The decision of the UK Government to withdraw from the single market and the EU customs union after the end of the transition period has presented a significant challenge for the frictionless nature of the Irish territorial border. To effectively deal with this, several differentiated arrangements have been suggested for Northern Ireland. A number of political actors, however, have expressed their concerns over such arrangements claiming that they pose a threat to the status of Northern Ireland as an integral part of the United Kingdom. The current paper shows that territorial differentiation is a tool that the EU has used frequently in order to accommodate regions that already enjoy a degree of legal or constitutional differentiation in their relationship with the respective metropolitan State. In the case of Northern Ireland, the differentiation introduced by the Protocol on Ireland/Northern respects the right of self-determination of the people in the region as expressed through the principle of consent on which the GFA was built. As such, it protects the unique constitutional status of Northern Ireland rather than threatens UK’s constitutional integrity.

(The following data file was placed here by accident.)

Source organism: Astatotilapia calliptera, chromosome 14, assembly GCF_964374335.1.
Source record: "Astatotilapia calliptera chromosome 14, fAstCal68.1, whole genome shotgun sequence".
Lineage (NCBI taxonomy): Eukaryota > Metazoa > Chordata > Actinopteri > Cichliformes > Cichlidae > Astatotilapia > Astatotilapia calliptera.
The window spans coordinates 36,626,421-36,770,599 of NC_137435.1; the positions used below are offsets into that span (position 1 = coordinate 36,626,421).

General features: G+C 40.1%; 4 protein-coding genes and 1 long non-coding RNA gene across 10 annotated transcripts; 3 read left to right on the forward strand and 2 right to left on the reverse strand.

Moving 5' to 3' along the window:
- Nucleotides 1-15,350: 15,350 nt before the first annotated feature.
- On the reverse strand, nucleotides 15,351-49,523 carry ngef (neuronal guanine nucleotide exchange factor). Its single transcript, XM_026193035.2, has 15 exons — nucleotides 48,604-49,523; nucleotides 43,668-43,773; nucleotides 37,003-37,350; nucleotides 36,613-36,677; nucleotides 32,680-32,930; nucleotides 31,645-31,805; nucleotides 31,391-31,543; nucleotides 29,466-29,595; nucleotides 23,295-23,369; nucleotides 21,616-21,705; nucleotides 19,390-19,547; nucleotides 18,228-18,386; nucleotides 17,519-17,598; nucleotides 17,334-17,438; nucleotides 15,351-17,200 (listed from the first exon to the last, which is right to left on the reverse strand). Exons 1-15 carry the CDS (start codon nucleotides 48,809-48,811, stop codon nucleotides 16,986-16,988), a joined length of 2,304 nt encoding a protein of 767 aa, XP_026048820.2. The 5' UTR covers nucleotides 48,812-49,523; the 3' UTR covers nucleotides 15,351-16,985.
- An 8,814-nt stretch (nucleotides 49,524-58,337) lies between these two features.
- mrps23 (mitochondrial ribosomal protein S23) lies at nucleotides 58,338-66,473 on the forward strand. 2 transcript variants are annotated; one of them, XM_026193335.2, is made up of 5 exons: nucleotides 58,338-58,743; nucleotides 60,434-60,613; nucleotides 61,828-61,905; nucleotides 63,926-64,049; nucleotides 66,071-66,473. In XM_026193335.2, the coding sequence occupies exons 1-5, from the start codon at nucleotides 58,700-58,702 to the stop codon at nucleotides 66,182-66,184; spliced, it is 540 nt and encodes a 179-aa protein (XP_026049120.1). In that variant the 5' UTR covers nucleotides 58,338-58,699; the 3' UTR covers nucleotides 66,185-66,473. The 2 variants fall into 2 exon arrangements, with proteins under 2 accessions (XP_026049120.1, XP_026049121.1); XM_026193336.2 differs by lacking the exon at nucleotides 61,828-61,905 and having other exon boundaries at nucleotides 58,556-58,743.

|Publisher||DCU Brexit Institute|
|Publication status||Published - 24 Feb 2020|
- EU law
- Internal Market
- Constitutional integrity
- Northern Ireland